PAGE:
I workout. I eat right. I wake and step on the scale. I see the number go down – woohoo! I see the number go up – I’m a failure. Sound familiar? Too many women (and men too), myself included, have let themselves become a slave to the scale. Why, oh why does that number mean so much to us? We all know the old adage, muscle weighs more than fat. We all know it’s more about how we look and feel than the number on the scale. Then why can’t we just STOP stepping on that scale and letting the number we see dictate how we feel about ourselves? It’s taken me a while, I’m talking years here, but I’ve finally stopped caring…most of the time anyway. Here’s why!
- Sodium is an important electrolyte that keeps our body functioning properly. Our bodies work best when our electrolyte levels are kept constant. We have built in responses that tell us when we’re approaching low or high levels and our bodies adapt accordingly. Having adequate water levels in the body allows our kidneys to keep the electrolyte concentration in the blood constant by increasing or decreasing the amount of water we retain. High sodium levels cause us to retain more water. Simply stated, the more sodium you ingest, the more water your body will crave and retain, the higher the number on the scale. The American Heart Association recommends we consume 1,500 mg or less of salt per day.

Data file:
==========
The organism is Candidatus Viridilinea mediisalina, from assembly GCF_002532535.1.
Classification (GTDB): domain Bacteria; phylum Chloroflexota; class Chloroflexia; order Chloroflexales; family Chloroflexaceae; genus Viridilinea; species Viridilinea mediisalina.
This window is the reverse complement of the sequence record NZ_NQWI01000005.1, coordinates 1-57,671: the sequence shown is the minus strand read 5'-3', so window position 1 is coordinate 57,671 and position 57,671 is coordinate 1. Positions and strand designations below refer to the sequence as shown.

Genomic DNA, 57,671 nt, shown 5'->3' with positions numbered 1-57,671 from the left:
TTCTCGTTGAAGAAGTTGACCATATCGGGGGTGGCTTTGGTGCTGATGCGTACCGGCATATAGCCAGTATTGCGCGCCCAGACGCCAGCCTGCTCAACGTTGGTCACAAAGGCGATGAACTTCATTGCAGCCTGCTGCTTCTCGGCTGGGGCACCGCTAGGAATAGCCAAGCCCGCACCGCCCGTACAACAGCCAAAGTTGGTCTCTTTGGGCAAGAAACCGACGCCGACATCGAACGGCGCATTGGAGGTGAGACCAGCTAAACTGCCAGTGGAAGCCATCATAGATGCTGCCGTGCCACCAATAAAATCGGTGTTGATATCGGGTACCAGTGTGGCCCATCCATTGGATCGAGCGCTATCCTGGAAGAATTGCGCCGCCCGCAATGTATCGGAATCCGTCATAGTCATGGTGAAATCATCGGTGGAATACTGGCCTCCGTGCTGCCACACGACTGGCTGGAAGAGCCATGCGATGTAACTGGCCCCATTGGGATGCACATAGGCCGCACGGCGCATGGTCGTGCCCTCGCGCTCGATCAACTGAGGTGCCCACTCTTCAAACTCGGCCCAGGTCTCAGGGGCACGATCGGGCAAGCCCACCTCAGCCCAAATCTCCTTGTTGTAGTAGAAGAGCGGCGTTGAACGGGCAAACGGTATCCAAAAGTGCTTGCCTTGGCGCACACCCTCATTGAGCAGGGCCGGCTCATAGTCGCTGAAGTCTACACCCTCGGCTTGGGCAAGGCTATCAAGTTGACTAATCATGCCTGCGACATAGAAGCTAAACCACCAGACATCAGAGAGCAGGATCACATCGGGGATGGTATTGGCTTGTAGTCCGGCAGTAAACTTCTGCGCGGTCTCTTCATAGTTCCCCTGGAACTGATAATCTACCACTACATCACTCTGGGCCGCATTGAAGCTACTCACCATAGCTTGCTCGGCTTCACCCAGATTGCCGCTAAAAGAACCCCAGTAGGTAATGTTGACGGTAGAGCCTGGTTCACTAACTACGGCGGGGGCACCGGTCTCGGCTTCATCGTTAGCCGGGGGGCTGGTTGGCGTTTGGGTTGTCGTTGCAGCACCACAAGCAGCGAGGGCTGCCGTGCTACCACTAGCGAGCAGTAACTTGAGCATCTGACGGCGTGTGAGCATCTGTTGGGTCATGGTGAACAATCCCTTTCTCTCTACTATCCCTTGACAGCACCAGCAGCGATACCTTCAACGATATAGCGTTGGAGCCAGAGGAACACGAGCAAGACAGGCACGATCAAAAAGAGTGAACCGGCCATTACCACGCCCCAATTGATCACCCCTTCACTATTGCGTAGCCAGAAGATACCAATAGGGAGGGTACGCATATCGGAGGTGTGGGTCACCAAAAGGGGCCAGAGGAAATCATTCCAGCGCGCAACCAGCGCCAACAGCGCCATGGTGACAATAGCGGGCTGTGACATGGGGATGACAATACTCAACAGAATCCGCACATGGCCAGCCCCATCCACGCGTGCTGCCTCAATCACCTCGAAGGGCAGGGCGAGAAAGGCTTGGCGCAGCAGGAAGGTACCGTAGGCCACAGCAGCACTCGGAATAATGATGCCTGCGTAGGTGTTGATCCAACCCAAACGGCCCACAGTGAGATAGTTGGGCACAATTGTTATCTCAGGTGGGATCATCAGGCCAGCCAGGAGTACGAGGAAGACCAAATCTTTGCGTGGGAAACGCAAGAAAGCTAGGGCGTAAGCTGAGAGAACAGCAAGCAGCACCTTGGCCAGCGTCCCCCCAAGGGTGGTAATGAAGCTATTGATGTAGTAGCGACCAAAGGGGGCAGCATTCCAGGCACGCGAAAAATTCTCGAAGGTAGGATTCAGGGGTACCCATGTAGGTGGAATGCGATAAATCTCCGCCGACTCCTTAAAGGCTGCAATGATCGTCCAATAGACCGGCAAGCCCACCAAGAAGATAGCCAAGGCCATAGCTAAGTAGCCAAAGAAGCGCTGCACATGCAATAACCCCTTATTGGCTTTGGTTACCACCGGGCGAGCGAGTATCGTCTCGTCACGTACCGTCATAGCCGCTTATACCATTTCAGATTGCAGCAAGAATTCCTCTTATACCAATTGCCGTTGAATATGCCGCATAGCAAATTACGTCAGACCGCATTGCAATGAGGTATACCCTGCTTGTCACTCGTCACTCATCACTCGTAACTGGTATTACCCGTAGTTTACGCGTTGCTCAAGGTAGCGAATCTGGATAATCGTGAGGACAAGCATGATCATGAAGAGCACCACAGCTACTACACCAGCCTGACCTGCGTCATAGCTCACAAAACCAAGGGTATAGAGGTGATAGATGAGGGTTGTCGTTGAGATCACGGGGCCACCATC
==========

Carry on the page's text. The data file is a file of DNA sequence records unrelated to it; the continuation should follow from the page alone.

- Water makes up over 60% of our total body mass. Being properly hydrated is a very important part of living a healthy life. If you are dehydrated the number on the scale may be lower, but in the long run your body will actually retain more water (making the number creep up), saving it for emergency use. If you are properly hydrated, your body is less likely to retain water because it is readily available.
- If you step on the scale right after dinner you might notice a spike in your weight. This isn’t because you gained five pounds of fat, it’s because your food carries weight. A few hours after your meal, when your body is finished digesting what you ate the number on the scale will be back to normal.
- Healthy foods like fruits and vegetables are higher in insoluble fiber, which means they weigh more and take longer to digest than other foods. Give yourself at least six hours after eating a fiber-heavy meal before getting on the scale.
- Use the same scale every time you weigh yourself. They can vary.
- Always weigh yourself at the same time of day. Mornings are best.
- Weigh yourself once a week.
- Include other data in your fitness journey such as measurements, BMI, how your clothes fit, your energy levels, and of course how you FEEL!!
Written by Darcy VanGundy | firstname.lastname@example.org